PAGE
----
The legacy of a north-east man who battled leukaemia is set to live on – as his friend prepares to potentially save a life.
Paul Flecher-Herd, 27, was inspired by his family friend Cammy Smith’s brave fight and signed up to donate stem cells.
Cammy, an offshore worker, passed away in January 2014 at the age of 26 after battling the disease twice.
He became an inspiration for many during his fight, including Paul, who attended Hazlehead Academy with Cammy.
After Cammy passed away, Kingswells native Paul cycled from London to Paris for Friends of Anchor and signed up to become a donor through the Anthony Nolan Trust.
More than five years on, and now working for property firm Aberdein Considine in Edinburgh, he received a call from the charity telling him he could be a match.
After an initial test he travelled to London for a full medical examination last week.
Paul will return to the capital at the end of this month for the four-hour procedure, where he will donate five million of his cells.
He said: “I got an email saying I was a potential match – and that all came from a swab test they sent out in the post when I signed up.
“It was a bit of a surprise after waiting for so long.
“After they told me about the potential match a nurse came and took five test tubes of blood to make sure I was a match.
“I went down to the clinic in London.
“That involved more bloods being taken, an ECG and X-ray, and a full medical history questionnaire.
“It wasn’t tough at all and that’s something I want more people to be aware of. It’s just like giving blood – it’s not painful in the slightest.
“They also explained all about the procedure itself and took me through to the room where it will be happening.
“That made me feel a lot better about it.
“It will be a four-hour procedure at the end of the month. You get a needle in both arms and they will be taking five million of my stem cells.
“That seems like a lot but I have been told it’s quite a small amount compared to the number of cells in your body.
“Doing this is a great feeling and it’s cost me absolutely nothing.
“The gift of giving life back to someone and giving hope back to their family is something you can’t put a price on.”
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Cammy’s courageous battle inspired thousands across the north-east and beyond, and thousands were raised to fund research into the condition in his memory.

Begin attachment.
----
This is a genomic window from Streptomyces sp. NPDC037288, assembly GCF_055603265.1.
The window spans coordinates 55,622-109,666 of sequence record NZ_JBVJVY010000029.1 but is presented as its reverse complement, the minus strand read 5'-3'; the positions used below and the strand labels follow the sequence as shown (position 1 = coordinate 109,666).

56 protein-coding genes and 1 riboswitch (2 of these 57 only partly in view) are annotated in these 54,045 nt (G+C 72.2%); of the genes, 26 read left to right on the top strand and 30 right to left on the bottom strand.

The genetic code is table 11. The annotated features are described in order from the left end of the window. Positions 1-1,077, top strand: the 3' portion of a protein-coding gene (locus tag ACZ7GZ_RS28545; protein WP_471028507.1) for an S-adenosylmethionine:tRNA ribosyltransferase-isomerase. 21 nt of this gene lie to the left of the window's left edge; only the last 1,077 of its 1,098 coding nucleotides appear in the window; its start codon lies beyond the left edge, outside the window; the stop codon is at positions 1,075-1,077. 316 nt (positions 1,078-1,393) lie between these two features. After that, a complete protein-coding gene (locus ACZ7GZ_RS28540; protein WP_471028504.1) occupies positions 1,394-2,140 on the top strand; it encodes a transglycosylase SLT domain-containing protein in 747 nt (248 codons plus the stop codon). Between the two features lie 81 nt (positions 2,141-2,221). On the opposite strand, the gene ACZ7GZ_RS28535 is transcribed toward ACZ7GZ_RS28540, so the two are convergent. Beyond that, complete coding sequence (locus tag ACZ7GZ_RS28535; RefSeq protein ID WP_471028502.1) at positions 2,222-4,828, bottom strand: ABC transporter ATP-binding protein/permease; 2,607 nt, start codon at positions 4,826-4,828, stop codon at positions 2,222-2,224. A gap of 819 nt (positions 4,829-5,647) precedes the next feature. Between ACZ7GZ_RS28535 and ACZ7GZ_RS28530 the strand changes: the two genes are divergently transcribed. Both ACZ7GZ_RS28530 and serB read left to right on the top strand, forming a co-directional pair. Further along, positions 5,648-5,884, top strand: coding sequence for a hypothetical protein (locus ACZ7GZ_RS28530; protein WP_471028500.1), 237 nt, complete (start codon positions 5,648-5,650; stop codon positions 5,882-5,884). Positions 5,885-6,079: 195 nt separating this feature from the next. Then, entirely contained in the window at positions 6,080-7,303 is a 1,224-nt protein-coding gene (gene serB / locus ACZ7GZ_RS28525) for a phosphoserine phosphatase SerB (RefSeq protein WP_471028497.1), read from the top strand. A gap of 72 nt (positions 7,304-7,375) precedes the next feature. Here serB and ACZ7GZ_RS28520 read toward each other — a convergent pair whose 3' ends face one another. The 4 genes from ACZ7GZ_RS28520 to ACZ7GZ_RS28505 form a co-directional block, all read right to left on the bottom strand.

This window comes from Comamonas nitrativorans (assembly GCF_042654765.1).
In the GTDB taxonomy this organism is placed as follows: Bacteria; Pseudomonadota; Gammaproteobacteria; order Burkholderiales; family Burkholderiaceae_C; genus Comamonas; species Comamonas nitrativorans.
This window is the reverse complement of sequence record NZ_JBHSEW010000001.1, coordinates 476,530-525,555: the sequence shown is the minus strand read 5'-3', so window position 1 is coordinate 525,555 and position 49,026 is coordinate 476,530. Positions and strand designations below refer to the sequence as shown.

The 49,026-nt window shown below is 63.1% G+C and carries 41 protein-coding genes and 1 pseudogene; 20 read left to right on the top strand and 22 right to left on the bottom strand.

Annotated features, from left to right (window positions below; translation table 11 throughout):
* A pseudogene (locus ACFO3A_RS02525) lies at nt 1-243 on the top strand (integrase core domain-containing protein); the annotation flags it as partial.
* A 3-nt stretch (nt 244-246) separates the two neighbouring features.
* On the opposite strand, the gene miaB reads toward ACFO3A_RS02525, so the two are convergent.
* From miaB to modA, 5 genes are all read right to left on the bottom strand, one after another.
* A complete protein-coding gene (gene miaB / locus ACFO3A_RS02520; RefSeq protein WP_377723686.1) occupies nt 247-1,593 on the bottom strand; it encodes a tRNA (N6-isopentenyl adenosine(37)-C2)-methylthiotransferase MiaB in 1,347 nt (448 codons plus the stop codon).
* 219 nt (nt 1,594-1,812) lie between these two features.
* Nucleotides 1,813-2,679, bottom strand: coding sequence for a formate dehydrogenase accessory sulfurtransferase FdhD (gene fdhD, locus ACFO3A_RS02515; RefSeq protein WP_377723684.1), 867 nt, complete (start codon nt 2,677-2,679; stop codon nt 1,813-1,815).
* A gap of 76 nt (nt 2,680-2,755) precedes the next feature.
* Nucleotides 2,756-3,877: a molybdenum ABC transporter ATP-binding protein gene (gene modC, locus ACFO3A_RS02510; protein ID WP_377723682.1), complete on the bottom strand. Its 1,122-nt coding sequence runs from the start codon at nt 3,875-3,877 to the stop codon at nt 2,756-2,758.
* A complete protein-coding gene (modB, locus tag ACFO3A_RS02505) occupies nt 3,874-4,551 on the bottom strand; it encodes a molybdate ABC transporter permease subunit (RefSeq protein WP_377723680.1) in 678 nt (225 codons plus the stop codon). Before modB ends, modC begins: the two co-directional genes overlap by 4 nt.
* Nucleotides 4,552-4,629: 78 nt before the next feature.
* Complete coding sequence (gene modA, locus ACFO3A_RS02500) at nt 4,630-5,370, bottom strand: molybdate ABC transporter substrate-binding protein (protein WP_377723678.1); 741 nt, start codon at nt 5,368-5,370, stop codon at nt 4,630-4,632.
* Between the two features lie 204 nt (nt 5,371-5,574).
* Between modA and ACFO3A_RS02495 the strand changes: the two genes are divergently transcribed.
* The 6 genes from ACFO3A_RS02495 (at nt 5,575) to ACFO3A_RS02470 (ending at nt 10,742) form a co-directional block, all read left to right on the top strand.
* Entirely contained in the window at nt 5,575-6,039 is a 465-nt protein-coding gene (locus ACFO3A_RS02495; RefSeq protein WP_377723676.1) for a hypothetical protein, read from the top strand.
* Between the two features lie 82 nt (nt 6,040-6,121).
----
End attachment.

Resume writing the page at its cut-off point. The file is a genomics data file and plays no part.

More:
Paul’s donation was welcomed by Cammy’s mum Katy Day, 53, who said he was keeping her son’s legacy alive.
Katy still lives in Aberdeen in the same Airyhall home Cammy grew up in.
She said: “It means everything to us that Paul is doing this.
“Cammy campaigned to get as many people to sign up as possible and he would be so happy about this. And proud.
“We are delighted with any money raised for the fight against cancer in Cammy’s name and any name.
“If any lives can be saved his fight was not in vain.
“He was very selfless and wanted to help others.
“It is lovely that he is remembered for his campaigning.
“Anyone who is able to sign up should do it, it takes seconds and can save lives.
“Cammy had nine months after his transplant that he wouldn’t have had without his donor.
“As I said to Paul, don’t feel bad if it doesn’t work, it’s a chance someone wouldn’t have without him donating.
“It could mean the difference between life and death or at least a few months longer with family.
“We will never forget Cammy and it’s lovely that others aren’t either.”
Amy Bartlett, regional register development manager for Scotland at Anthony Nolan, said: “We are delighted that Paul has helped to keep Cammy’s legacy alive, by firstly signing up to the stem cell register and now donating to someone in desperate need of a transplant.
“Every single person who joins the Anthony Nolan Register has the potential to help give someone with blood cancer or a blood disorder a second chance of life.
“We’re particularly calling on young men aged 16-30 to consider joining the Anthony Nolan register, as they are more likely to be chosen to donate.”
Joining the Register
By signing up to the Anthony Nolan register, you could cure someone’s cancer.
Anyone aged between 16 and 30 who is in good health and weighs over 7st 12lbs (50kg) is eligible to sign up.
The trust particularly needs young men to volunteer – they produce more stem cells than women and are six times more likely to donate, but only make up 15% of the register.
Those wishing to join can fill out an application form online before answering a few questions about their medical history and providing contact details.
A swab will be posted out and the sample will then be tested and the volunteer will be added to the register. People remain on the register until they turn 60.
Every time someone needs a transplant the register will be checked for a match.